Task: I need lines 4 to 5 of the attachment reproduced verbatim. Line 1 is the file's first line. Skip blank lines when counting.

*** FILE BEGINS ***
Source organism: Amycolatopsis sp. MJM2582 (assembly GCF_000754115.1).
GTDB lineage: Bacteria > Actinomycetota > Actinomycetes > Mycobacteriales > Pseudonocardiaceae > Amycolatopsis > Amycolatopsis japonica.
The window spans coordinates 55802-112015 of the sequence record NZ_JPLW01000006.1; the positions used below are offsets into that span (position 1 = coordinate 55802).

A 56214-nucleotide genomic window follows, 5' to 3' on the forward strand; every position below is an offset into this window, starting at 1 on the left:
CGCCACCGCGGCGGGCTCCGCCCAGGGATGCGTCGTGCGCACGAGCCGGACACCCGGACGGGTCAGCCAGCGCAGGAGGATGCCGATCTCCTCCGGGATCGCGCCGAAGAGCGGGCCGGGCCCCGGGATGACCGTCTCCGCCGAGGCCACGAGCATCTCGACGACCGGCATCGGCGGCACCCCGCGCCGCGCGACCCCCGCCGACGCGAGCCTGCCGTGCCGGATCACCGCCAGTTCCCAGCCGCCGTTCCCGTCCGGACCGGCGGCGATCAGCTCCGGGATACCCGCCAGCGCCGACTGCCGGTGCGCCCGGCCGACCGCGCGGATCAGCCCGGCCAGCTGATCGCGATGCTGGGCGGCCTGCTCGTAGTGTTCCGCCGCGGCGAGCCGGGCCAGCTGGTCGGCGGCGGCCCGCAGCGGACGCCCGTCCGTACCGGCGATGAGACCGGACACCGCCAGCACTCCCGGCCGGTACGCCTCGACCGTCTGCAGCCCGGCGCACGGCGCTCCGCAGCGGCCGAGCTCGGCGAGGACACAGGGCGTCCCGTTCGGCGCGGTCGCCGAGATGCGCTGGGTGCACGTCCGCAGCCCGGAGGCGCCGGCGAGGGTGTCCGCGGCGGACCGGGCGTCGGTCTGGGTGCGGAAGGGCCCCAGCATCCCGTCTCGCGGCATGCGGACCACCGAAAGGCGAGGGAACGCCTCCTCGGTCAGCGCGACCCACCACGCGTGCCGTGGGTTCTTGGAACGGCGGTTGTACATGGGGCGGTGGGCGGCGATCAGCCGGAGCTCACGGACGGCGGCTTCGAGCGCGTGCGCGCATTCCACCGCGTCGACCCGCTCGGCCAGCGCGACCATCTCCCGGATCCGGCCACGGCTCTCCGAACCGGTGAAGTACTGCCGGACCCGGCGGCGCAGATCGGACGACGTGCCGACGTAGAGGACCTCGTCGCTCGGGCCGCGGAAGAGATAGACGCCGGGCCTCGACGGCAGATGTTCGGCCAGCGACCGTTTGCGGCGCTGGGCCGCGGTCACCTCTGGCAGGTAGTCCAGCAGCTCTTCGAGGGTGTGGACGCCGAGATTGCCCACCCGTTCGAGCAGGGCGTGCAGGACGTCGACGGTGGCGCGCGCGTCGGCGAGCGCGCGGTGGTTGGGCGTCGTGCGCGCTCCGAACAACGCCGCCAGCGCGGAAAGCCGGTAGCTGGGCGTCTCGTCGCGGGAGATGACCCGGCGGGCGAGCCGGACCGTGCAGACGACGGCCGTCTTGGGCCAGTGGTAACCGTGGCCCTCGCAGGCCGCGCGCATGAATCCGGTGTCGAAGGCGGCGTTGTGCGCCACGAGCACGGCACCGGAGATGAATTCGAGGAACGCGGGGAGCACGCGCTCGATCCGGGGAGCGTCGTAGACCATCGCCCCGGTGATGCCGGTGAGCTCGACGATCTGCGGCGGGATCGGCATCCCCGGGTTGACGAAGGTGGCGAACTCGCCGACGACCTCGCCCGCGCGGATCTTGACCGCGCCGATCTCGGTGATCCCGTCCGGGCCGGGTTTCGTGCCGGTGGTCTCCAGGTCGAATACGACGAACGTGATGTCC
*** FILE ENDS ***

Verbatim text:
A 56214-nucleotide genomic window follows, 5' to 3' on the forward strand; every position below is an offset into this window, starting at 1 on the left:
CGCCACCGCGGCGGGCTCCGCCCAGGGATGCGTCGTGCGCACGAGCCGGACACCCGGACGGGTCAGCCAGCGCAGGAGGATGCCGATCTCCTCCGGGATCGCGCCGAAGAGCGGGCCGGGCCCCGGGATGACCGTCTCCGCCGAGGCCACGAGCATCTCGACGACCGGCATCGGCGGCACCCCGCGCCGCGCGACCCCCGCCGACGCGAGCCTGCCGTGCCGGATCACCGCCAGTTCCCAGCCGCCGTTCCCGTCCGGACCGGCGGCGATCAGCTCCGGGATACCCGCCAGCGCCGACTGCCGGTGCGCCCGGCCGACCGCGCGGATCAGCCCGGCCAGCTGATCGCGATGCTGGGCGGCCTGCTCGTAGTGTTCCGCCGCGGCGAGCCGGGCCAGCTGGTCGGCGGCGGCCCGCAGCGGACGCCCGTCCGTACCGGCGATGAGACCGGACACCGCCAGCACTCCCGGCCGGTACGCCTCGACCGTCTGCAGCCCGGCGCACGGCGCTCCGCAGCGGCCGAGCTCGGCGAGGACACAGGGCGTCCCGTTCGGCGCGGTCGCCGAGATGCGCTGGGTGCACGTCCGCAGCCCGGAGGCGCCGGCGAGGGTGTCCGCGGCGGACCGGGCGTCGGTCTGGGTGCGGAAGGGCCCCAGCATCCCGTCTCGCGGCATGCGGACCACCGAAAGGCGAGGGAACGCCTCCTCGGTCAGCGCGACCCACCACGCGTGCCGTGGGTTCTTGGAACGGCGGTTGTACATGGGGCGGTGGGCGGCGATCAGCCGGAGCTCACGGACGGCGGCTTCGAGCGCGTGCGCGCATTCCACCGCGTCGACCCGCTCGGCCAGCGCGACCATCTCCCGGATCCGGCCACGGCTCTCCGAACCGGTGAAGTACTGCCGGACCCGGCGGCGCAGATCGGACGACGTGCCGACGTAGAGGACCTCGTCGCTCGGGCCGCGGAAGAGATAGACGCCGGGCCTCGACGGCAGATGTTCGGCCAGCGACCGTTTGCGGCGCTGGGCCGCGGTCACCTCTGGCAGGTAGTCCAGCAGCTCTTCGAGGGTGTGGACGCCGAGATTGCCCACCCGTTCGAGCAGGGCGTGCAGGACGTCGACGGTGGCGCGCGCGTCGGCGAGCGCGCGGTGGTTGGGCGTCGTGCGCGCTCCGAACAACGCCGCCAGCGCGGAAAGCCGGTAGCTGGGCGTCTCGTCGCGGGAGATGACCCGGCGGGCGAGCCGGACCGTGCAGACGACGGCCGTCTTGGGCCAGTGGTAACCGTGGCCCTCGCAGGCCGCGCGCATGAATCCGGTGTCGAAGGCGGCGTTGTGCGCCACGAGCACGGCACCGGAGATGAATTCGAGGAACGCGGGGAGCACGCGCTCGATCCGGGGAGCGTCGTAGACCATCGCCCCGGTGATGCCGGTGAGCTCGACGATCTGCGGCGGGATCGGCATCCCCGGGTTGACGAAGGTGGCGAACTCGCCGACGACCTCGCCCGCGCGGATCTTGACCGCGCCGATCTCGGTGATCCCGTCCGGGCCGGGTTTCGTGCCGGTGGTCTCCAGGTCGAATACGACGAACGTGATGTCC